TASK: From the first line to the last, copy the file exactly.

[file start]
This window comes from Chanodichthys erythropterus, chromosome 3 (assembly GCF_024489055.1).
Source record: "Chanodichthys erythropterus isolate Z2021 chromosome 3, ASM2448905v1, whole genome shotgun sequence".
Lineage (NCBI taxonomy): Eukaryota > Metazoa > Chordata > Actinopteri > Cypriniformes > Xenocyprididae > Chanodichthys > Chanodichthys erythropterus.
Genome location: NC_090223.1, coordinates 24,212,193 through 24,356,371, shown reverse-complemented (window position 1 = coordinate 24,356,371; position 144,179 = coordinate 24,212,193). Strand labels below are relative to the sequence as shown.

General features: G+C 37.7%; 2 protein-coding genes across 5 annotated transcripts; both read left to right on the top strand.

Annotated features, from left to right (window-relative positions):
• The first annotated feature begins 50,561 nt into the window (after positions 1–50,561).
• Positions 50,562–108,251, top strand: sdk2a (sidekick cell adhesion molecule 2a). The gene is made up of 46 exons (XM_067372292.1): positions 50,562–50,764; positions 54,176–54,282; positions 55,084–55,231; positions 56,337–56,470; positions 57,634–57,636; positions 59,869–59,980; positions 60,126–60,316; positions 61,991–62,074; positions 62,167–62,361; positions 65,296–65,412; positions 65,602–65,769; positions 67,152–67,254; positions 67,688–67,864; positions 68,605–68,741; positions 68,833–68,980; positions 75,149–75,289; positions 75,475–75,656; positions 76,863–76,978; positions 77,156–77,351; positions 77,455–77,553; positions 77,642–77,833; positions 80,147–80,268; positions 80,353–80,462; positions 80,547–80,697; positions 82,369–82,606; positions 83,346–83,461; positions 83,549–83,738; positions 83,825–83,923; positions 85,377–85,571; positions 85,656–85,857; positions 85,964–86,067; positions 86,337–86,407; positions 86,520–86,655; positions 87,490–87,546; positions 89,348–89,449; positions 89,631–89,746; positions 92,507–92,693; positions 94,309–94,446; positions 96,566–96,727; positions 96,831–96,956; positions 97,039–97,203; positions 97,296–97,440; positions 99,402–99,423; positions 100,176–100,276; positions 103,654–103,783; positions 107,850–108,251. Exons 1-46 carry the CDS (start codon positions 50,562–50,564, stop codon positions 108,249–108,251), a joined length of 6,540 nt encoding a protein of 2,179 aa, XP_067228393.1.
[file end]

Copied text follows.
This window comes from Chanodichthys erythropterus, chromosome 3 (assembly GCF_024489055.1).
Source record: "Chanodichthys erythropterus isolate Z2021 chromosome 3, ASM2448905v1, whole genome shotgun sequence".
Lineage (NCBI taxonomy): Eukaryota > Metazoa > Chordata > Actinopteri > Cypriniformes > Xenocyprididae > Chanodichthys > Chanodichthys erythropterus.
Genome location: NC_090223.1, coordinates 24,212,193 through 24,356,371, shown reverse-complemented (window position 1 = coordinate 24,356,371; position 144,179 = coordinate 24,212,193). Strand labels below are relative to the sequence as shown.

General features: G+C 37.7%; 2 protein-coding genes across 5 annotated transcripts; both read left to right on the top strand.

Annotated features, from left to right (window-relative positions):
• The first annotated feature begins 50,561 nt into the window (after positions 1–50,561).
• Positions 50,562–108,251, top strand: sdk2a (sidekick cell adhesion molecule 2a). The gene is made up of 46 exons (XM_067372292.1): positions 50,562–50,764; positions 54,176–54,282; positions 55,084–55,231; positions 56,337–56,470; positions 57,634–57,636; positions 59,869–59,980; positions 60,126–60,316; positions 61,991–62,074; positions 62,167–62,361; positions 65,296–65,412; positions 65,602–65,769; positions 67,152–67,254; positions 67,688–67,864; positions 68,605–68,741; positions 68,833–68,980; positions 75,149–75,289; positions 75,475–75,656; positions 76,863–76,978; positions 77,156–77,351; positions 77,455–77,553; positions 77,642–77,833; positions 80,147–80,268; positions 80,353–80,462; positions 80,547–80,697; positions 82,369–82,606; positions 83,346–83,461; positions 83,549–83,738; positions 83,825–83,923; positions 85,377–85,571; positions 85,656–85,857; positions 85,964–86,067; positions 86,337–86,407; positions 86,520–86,655; positions 87,490–87,546; positions 89,348–89,449; positions 89,631–89,746; positions 92,507–92,693; positions 94,309–94,446; positions 96,566–96,727; positions 96,831–96,956; positions 97,039–97,203; positions 97,296–97,440; positions 99,402–99,423; positions 100,176–100,276; positions 103,654–103,783; positions 107,850–108,251. Exons 1-46 carry the CDS (start codon positions 50,562–50,564, stop codon positions 108,249–108,251), a joined length of 6,540 nt encoding a protein of 2,179 aa, XP_067228393.1.